Here is a small selection of photos taken in Japan in the last years. Japan has many faces, such as the beautiful Japan, the traditional Japan, then the modern, very industrialized Japan and finally that Japan that surprises the unprepared foreigner.
The Beautiful Japan
The page is showing different images of Japan taken during different seasons such as during sakura (cherry blossom), the autumn season with its spectacular leaves, the fresh spring colors and a rare snowy winter day. In my neighborhood I found one day this giant salamander in the Minoh River. Yakushima is an island with trees that are thousands of years old.
Technology in Japan is impressive, from the controls in elevators to modern architecture. There are nostalgic sites, such as traditional restaurants with bamboo and wood decoration built into the 35th floor of a high rise building. And it takes its toll. The countryside is full with power lines, concreted river beds, and in the cities train tracks, roads, bridges, and buildings compete for space in three dimensions. Japan embraced since a long time ago western culture: for example classical music or International dance.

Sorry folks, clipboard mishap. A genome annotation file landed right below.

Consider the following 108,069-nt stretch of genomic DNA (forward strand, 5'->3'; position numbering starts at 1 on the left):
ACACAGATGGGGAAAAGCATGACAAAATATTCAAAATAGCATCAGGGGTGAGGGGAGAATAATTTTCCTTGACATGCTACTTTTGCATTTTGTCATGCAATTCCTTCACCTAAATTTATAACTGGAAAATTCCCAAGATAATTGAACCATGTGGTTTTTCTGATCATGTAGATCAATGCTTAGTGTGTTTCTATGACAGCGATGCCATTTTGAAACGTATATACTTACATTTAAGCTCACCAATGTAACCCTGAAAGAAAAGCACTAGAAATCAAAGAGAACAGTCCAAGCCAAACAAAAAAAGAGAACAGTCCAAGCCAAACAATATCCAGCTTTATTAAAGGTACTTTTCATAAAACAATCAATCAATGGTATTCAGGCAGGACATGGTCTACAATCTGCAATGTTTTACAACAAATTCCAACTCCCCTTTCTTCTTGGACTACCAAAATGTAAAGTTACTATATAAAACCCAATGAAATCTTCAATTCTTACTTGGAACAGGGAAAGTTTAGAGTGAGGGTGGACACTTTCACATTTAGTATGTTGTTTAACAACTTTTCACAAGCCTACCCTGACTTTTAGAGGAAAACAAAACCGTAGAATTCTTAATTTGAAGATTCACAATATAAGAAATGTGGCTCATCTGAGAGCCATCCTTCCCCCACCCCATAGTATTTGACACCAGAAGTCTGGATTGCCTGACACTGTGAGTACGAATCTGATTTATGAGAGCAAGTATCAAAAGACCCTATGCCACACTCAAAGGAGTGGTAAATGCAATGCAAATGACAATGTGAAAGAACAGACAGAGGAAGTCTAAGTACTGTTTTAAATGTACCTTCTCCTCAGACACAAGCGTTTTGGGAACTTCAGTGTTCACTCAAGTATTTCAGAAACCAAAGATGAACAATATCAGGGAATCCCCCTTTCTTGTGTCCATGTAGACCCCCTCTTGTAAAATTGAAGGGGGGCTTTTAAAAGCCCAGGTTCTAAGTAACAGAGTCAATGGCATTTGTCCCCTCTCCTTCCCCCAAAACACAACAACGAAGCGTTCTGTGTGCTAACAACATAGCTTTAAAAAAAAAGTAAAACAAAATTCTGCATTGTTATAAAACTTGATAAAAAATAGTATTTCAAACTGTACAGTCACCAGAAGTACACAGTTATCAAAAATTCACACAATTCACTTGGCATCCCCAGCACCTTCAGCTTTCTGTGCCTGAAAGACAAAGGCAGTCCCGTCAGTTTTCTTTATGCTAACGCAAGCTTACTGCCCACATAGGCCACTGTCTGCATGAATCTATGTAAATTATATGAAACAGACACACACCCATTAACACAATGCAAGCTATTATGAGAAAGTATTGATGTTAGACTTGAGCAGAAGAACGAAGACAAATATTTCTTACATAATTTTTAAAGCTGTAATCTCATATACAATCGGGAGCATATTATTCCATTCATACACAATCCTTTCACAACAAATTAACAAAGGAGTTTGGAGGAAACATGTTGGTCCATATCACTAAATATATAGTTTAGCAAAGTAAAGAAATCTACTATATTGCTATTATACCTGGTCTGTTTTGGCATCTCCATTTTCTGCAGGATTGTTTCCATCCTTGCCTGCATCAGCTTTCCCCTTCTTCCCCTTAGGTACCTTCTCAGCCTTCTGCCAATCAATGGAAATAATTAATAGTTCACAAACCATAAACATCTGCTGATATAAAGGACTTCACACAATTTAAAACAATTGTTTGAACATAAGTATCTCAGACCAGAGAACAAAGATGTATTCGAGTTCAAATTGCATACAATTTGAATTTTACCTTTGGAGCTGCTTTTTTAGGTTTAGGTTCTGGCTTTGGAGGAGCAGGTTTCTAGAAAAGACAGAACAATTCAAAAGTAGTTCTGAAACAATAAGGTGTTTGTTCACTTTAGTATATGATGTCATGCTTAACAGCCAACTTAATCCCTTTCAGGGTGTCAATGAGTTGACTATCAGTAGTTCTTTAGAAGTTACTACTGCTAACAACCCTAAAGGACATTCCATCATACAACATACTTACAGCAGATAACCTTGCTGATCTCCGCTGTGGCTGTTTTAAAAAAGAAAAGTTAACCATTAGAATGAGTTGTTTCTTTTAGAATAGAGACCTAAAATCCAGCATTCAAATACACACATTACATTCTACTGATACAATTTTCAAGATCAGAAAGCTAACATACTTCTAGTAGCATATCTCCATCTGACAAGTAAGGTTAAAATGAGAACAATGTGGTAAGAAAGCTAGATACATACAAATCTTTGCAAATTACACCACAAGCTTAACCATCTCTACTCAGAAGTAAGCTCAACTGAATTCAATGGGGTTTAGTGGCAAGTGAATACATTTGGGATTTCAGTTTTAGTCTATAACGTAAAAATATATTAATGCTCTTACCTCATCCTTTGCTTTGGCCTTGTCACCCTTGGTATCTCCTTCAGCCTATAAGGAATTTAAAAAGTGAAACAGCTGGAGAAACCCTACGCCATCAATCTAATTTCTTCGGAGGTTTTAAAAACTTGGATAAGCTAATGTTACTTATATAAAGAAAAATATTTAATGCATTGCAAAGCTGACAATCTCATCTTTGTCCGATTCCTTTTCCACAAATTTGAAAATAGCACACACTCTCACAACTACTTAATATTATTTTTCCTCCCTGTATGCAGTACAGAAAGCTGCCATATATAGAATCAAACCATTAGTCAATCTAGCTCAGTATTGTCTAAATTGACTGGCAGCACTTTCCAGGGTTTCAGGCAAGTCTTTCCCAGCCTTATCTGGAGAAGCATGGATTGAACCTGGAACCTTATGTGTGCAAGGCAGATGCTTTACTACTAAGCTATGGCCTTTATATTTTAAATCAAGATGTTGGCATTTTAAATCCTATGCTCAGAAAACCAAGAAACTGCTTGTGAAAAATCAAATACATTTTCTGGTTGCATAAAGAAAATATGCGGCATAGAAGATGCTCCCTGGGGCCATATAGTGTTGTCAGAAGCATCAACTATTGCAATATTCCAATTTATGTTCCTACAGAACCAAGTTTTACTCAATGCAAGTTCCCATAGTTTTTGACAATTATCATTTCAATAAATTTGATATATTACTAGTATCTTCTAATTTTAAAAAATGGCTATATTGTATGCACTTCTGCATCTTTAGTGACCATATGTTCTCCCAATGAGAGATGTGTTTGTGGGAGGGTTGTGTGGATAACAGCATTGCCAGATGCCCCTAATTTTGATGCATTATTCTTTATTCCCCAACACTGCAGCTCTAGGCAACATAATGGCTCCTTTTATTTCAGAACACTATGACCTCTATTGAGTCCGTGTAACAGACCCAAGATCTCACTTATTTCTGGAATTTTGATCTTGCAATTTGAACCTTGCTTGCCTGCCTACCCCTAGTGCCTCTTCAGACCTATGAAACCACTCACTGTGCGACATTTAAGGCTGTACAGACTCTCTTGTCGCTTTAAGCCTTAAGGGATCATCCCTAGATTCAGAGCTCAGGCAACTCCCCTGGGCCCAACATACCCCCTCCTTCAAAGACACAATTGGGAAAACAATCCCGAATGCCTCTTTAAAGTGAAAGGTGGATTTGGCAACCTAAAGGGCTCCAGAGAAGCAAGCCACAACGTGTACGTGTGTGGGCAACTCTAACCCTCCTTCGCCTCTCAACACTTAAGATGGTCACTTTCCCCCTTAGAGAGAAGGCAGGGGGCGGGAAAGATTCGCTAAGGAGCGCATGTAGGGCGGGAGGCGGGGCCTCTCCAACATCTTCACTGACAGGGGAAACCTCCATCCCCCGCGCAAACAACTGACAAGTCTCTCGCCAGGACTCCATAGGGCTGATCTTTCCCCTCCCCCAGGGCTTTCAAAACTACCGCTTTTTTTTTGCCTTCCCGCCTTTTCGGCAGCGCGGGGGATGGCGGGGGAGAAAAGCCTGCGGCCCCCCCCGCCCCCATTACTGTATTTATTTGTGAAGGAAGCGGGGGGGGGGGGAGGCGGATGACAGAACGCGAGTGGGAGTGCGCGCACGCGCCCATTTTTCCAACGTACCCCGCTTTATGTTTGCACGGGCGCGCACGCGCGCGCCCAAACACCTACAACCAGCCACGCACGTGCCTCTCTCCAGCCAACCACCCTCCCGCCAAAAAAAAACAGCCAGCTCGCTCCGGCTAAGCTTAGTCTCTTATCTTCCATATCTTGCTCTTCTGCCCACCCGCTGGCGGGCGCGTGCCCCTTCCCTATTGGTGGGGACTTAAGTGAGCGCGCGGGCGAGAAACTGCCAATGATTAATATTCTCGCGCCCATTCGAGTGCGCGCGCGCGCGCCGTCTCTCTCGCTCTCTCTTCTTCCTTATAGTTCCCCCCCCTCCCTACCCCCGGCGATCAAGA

Japan is often known for its traditional culture, its Buddhist temples, Martial Arts like Karate, Judo or Aikido, Zen, Tee Ceremony or Flower Arrangements. Obviously for many people in Japan this part of Japanese tradition plays an integral role in their lives. Yet for quite a few Japanese, the tradition seems to appear quite remote from their busy modern life that like in the West often follows a culture of consumerism.
Life for a foreigner can be full of surprises, even after many years of living in Japan. For example, some years ago, I (Thomas) was surprised to see in the land where people keep bonsais that are lovingly attended to (carefully cutting small leaves and tiny branches) that trees in the cities are cut by basically hacking the branches down with chain saws. Finally only ugly trunks are left standing. And the timing was the worse imaginable as well, I observed this “trimming” just weeks before the beautiful autumn season. When I was making my inquiries I was told that this has to do with some people not wanting to have the red leaves on their side walks and streets. I was surprised.